Published On: Thu, Aug 13th, 2020

EBCI and Franklin work together to promote Nikwasi’s history

 

By JONAH LOSSIAH

ONE FEATHER STAFF

 

FRANKLIN – Monday morning (Aug. 10) marked the groundbreaking for a new interpretive kiosk at the Nikwasi Mound site in Franklin.

The event was hosted by the Nikwasi Initiative, ‘a nonprofit dedicated to preserving the sense of place of the Nikwasi Mound’. The group was officially formed in 2015 and is a collaboration of community members in Franklin and Cherokee whose goal is to promote Cherokee culture in the area. Part of their efforts is to raise money and awareness for cultural sites like the Nikwasi and Cowee mounds.

Principal Chief Richard G. Sneed and Mayor Bob Scott break ground on the morning of Monday, Aug. 10 on a new interpretive kiosk at Nikwasi Mound. (JONAH LOSSIAH/One Feather photo)

The Nikwasi Initiative is made up of members of the Eastern Band of Cherokee Indians, Franklin Town Council, Macon County officials, members of the Mainspring Conservation Trust, and members of the Cowee School Arts and Heritage Center. The current board includes Barbara McRae, Juanita Wilson, Hope Huskey, Bob McCollum, Benjamin Laseter, Stacy Guffey, and Kim Smith.

Last May, the Franklin Town Council voted unanimously to turn over the deed of the Nikwasi Mound to the Initiative. Some of those Town Council members attended the ceremony on Monday.

Also present at the ceremony was Principal Chief Richard G. Sneed, several members from Tribal Council, and Franklin Mayor Bob Scott.

Co-Chair of the Nikwasi Initiative Juanita Wilson was the MC for the event. She talked about the importance of the day and how the this came to be.

“We decided to come together as a community was the thing to do. Talk about what our troubles were, talk about our concerns, talk about how we reconcile all of this,” said Wilson.

Work has begun at the site. (Photo by Elaine Eisenbraun)

After opening, she called upon Chief Sneed to speak on behalf of the Tribe.

“What we can do is acknowledge the past, acknowledge those things that were done that were wrong, and then choose to work together to forge the right path forward,” said Chief Sneed.  “I think that Nikwasi Initiative, the opportunity for the Eastern Band to work with our partners in Macon County to acquire lands that are historically sacred to the Cherokee people. And to set the path forward where it is acknowledged that these lands were sacred to our people. And that there are markers put forth for the generations coming after us to know what happened on these lands is so important.”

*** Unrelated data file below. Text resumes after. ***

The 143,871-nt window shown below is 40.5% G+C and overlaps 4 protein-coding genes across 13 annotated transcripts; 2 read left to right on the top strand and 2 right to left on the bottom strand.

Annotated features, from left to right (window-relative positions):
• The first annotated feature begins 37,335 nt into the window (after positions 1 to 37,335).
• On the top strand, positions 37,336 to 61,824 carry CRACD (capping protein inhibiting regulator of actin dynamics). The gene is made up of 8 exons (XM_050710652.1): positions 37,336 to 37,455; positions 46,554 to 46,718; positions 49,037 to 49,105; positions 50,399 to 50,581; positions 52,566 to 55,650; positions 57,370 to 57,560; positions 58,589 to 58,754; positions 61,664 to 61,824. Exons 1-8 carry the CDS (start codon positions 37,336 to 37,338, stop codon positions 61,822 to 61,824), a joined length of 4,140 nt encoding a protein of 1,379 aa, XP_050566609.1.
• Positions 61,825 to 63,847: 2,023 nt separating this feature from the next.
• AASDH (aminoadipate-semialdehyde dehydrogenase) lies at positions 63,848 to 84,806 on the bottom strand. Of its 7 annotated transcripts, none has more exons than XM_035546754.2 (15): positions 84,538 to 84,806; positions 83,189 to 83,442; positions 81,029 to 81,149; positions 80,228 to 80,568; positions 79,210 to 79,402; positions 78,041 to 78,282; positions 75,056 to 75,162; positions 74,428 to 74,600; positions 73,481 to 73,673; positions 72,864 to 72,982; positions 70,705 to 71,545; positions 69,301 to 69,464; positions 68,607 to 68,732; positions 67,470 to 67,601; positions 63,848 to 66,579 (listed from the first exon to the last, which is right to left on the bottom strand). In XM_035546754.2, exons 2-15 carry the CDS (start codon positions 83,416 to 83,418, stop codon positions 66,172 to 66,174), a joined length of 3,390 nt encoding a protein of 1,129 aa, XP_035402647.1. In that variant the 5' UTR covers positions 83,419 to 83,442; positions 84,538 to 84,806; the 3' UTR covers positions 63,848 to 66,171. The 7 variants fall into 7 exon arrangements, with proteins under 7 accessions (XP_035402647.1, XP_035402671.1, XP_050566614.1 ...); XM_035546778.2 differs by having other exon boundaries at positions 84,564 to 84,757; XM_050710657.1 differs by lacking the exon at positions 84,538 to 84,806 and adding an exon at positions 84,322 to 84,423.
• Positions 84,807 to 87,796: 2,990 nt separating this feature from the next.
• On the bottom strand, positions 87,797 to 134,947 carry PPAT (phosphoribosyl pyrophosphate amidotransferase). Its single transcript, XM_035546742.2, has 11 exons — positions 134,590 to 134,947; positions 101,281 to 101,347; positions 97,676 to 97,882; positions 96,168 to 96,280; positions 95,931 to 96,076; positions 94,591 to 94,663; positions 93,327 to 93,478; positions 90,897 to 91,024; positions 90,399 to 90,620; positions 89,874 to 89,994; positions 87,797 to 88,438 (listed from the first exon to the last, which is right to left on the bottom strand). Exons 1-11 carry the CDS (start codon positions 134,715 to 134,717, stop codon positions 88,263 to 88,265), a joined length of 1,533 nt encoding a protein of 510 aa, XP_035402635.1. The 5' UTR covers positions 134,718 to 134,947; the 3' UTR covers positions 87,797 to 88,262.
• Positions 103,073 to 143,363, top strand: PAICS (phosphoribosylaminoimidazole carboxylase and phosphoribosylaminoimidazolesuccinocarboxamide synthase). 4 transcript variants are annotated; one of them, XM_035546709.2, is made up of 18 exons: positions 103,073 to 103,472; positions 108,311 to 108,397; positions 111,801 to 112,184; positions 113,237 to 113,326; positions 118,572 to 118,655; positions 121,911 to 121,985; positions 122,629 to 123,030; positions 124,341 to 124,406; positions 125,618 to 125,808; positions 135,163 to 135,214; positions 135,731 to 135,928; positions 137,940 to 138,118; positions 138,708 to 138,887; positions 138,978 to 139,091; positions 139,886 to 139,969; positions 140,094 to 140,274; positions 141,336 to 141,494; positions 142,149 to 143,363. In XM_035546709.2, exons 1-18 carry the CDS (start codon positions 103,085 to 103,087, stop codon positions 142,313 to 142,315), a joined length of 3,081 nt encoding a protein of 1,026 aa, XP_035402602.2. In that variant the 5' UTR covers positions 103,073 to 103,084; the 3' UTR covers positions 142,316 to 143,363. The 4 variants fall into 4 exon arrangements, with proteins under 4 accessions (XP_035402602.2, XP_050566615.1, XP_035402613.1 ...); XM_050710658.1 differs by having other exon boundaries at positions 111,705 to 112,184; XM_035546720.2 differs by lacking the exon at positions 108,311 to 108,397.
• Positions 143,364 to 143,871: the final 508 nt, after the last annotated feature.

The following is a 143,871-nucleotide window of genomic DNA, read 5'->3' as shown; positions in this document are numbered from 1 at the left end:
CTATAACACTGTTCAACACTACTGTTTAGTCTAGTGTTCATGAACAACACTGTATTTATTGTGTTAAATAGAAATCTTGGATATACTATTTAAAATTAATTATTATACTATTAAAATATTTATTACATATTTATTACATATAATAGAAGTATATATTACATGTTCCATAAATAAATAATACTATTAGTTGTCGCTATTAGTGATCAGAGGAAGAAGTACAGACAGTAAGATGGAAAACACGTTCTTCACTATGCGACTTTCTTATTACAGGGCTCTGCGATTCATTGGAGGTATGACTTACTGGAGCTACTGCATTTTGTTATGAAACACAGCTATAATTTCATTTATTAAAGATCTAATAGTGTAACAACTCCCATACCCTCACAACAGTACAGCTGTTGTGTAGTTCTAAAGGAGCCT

The topic throughout the ceremony was positivity and a focus on the future.

“This is a new era for Franklin. I think it’s a new beginning, and I’m delighted to be here today to take part in it. The kiosk is going to be absolutely beautiful. It’ll be what most of the tourists see when they come into Franklin,” said Mayor Scott.

To close out the ceremony, the Atsila Anotasgi Cultural Keepers were brought up to tell Cherokee stories and to perform traditional dances. (JONAH LOSSIAH/One Feather photo)

Mayor Scott initially opposed the land transfer to the Nikawsi Initiative, stating in letters to the editor in the Macon County News that, “As Mayor of Franklin, my duty and loyalty is to the Town.  With that being said, I will be blunt.  Turning the Town’s Nikwasi deed over to the Nikwasi Initiative – in my opinion after 17 years’ service to Franklin’s Town Council – is not in the best interest of the town at this time” (The Macon County News, Letters to the Editor April 25, 2019).

Elain Eisenbraun, the executive director of the Nikwasi Initiative, has been one of the leaders organizing this collaborative movement between Franklin and Cherokee. She was brought into her position in May.

“We’re going to have the town and the EBCI breaking ground together, isn’t that amazing?” stated Eisenbraun.  “After centuries, literally, of tension. And here, maybe on this day, maybe today is the day at which we start to move forward and change things and build the vision a lot of different people have…we’ll all work together and come together to build something beautiful, honorable, and long-lasting.”

Eisenbraun said that the total budget for this kiosk was set at $75,000. Half of that was covered by the Cannon Foundation, which is a charity foundation based out of Concord. The remaining $35,000 was divided among the EBCI, the Town of Franklin, Macon County, and Duke Energy. She said that while she didn’t have the exact breakdown on numbers, she knew that the EBCI paid the largest share among those four entities.

The kiosk that will be built at Nikwasi will be similar to this kiosk, which was situated by the Cowee Mound. (Photo courtesy of Mainspring Conservation Trust)

Ben Laseter, Director of the Mainspring Conservation Trust, an organization that has been active in facilitating discussions between interests in the Nikwasi Mound, commented, “Cannon Foundation funded this kiosk entirely. The tribal, town, and county have contributed funds for the NI partnership, CPF funds were also critical in the initial development, design, and implementation of the Cowee kiosk site, which is a model for other sites.”

To close out the ceremony, the Atsila Anotasgi Cultural Keepers were brought up to tell Cherokee stories and to perform traditional dances.

Work on the kiosk has begun and Eisenbraun said that the project should be done within a month’s time.

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